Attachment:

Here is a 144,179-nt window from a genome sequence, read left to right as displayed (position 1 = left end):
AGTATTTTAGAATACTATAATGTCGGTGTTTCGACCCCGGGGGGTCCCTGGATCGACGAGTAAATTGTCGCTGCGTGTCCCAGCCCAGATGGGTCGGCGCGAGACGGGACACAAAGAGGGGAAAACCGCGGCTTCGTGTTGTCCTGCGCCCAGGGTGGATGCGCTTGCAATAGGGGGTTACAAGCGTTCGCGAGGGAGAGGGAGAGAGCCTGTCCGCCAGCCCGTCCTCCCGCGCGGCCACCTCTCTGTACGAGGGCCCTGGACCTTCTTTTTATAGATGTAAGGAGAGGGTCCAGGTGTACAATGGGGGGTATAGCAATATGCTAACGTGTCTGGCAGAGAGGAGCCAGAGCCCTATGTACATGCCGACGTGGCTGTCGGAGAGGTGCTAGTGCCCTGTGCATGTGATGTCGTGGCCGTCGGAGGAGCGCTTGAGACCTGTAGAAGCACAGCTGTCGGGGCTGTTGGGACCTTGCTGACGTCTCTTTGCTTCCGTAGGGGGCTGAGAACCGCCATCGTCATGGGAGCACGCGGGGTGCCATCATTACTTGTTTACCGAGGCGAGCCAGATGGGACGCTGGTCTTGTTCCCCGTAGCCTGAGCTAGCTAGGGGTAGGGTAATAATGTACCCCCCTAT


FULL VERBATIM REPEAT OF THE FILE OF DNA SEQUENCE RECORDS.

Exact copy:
Here is a 144,179-nt window from a genome sequence, read left to right as displayed (position 1 = left end):
AGTATTTTAGAATACTATAATGTCGGTGTTTCGACCCCGGGGGGTCCCTGGATCGACGAGTAAATTGTCGCTGCGTGTCCCAGCCCAGATGGGTCGGCGCGAGACGGGACACAAAGAGGGGAAAACCGCGGCTTCGTGTTGTCCTGCGCCCAGGGTGGATGCGCTTGCAATAGGGGGTTACAAGCGTTCGCGAGGGAGAGGGAGAGAGCCTGTCCGCCAGCCCGTCCTCCCGCGCGGCCACCTCTCTGTACGAGGGCCCTGGACCTTCTTTTTATAGATGTAAGGAGAGGGTCCAGGTGTACAATGGGGGGTATAGCAATATGCTAACGTGTCTGGCAGAGAGGAGCCAGAGCCCTATGTACATGCCGACGTGGCTGTCGGAGAGGTGCTAGTGCCCTGTGCATGTGATGTCGTGGCCGTCGGAGGAGCGCTTGAGACCTGTAGAAGCACAGCTGTCGGGGCTGTTGGGACCTTGCTGACGTCTCTTTGCTTCCGTAGGGGGCTGAGAACCGCCATCGTCATGGGAGCACGCGGGGTGCCATCATTACTTGTTTACCGAGGCGAGCCAGATGGGACGCTGGTCTTGTTCCCCGTAGCCTGAGCTAGCTAGGGGTAGGGTAATAATGTACCCCCCTAT